Fox: Wagering on a battle for the soul of pro sports
Updated Oct 29, 2015 at 10:18 PM
I don’t see ever myself losing interest in my family or my work. But sports? Man, I can’t say with 100 percent certainty I’ll still be passionate about the games our society plays and watches.
We are all bred in some sense to tolerate hypocrisy. But when it comes to the sports world, it’s getting a bit too much. Even for me.
The latest rage in sports is daily fantasy sports, which allows people like you and me to put together a list of players and see which list performs better during that day’s events. It’s most common with football — both pro and college — but is also done with other sports like basketball, hockey, golf and NASCAR.
And if your list performs the best, you can win lots of money.
Sounds fun, right? Of course, there’s a catch: you have to spend money to play. And if that sounds an awful like gambling, well, that’s because it is.
Full disclosure: I have three fantasy football teams, one of which I do spend some money to play. Our entry fee goes to web site administration, and the remainder goes to a pot to help the overall winner buy an NFL jersey. (And if you ever see a middle-aged guy walking around Lebanon in a Warren Moon throwback, please say hello.)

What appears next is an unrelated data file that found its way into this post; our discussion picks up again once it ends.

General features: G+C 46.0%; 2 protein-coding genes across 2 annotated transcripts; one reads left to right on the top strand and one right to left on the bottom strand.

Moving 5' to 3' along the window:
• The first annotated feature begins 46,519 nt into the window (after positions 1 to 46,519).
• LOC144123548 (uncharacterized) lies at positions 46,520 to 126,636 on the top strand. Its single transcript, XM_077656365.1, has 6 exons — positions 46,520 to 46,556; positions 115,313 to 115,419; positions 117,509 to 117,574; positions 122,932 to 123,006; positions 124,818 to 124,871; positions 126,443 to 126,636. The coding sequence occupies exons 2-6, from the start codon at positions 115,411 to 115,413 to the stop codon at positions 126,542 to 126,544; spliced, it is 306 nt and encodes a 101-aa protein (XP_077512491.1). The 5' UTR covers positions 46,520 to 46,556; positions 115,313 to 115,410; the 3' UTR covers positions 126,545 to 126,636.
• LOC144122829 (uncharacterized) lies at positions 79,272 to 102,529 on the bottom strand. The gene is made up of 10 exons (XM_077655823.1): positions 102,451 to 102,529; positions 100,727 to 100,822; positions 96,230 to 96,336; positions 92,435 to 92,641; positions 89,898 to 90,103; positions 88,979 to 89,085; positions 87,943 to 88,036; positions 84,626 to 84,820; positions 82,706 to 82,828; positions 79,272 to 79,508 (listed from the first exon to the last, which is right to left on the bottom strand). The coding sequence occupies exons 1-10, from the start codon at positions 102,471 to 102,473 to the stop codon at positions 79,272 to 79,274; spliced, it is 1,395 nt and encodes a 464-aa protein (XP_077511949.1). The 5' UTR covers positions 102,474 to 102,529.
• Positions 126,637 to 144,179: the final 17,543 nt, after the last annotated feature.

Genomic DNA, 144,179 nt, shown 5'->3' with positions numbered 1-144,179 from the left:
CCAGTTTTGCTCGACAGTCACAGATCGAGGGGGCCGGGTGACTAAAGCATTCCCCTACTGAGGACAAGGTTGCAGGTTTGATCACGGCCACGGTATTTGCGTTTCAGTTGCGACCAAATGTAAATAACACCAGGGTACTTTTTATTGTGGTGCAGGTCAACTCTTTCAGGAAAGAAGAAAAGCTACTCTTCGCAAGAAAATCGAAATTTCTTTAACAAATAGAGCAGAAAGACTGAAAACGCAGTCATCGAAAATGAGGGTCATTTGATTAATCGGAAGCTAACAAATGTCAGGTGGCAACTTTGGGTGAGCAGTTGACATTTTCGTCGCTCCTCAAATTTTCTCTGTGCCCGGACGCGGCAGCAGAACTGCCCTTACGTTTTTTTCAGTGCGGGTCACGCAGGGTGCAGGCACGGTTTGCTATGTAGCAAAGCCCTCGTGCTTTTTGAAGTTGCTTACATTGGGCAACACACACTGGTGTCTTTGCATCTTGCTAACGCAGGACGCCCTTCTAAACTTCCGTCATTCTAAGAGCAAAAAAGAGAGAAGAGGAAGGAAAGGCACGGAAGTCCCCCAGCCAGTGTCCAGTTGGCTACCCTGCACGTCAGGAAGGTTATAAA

However, there’s a huge difference between what we do and what DraftKings and FanDuel do. The biggest difference in that we’re not bankrolled by NFL owners and Major League Baseball. Another big difference is that I think we acknowledge somewhat that we are gambling.
No commissioner of a major sport said he thought daily fantasy games were, in fact, gambling. To me, that’s a remarkable and laughable assertion.
Of course, the NBA holds an equity stake in FanDuel. So do Robert Kraft and Jerry Jones, who are arguably the two most high-profile owners in all of pro sports. So perhaps that makes the assertion more predictable and less remarkable.
It’s still very laughable.
Anyway, if you have pro sports leagues with stakes in gambling entities, it’s not that far-fetched those leagues will push to legalize sports betting nationally. The NBA commissioner favors it; the NFL commissioner doesn’t, but acknowledges the vast amount of money and interest it creates.
And the commissioner of Major League Baseball? He’ll decide over the winter the fate of Pete Rose, who was kicked out of the game in the 1980s — for gambling.
Does this all bear watching?
Dean Fox, whose three fantasy teams are a combined 6-15 this year, is news editor of The Lebanon Democrat. Harass him at email@example.com or on Twitter @wilsoncoreports.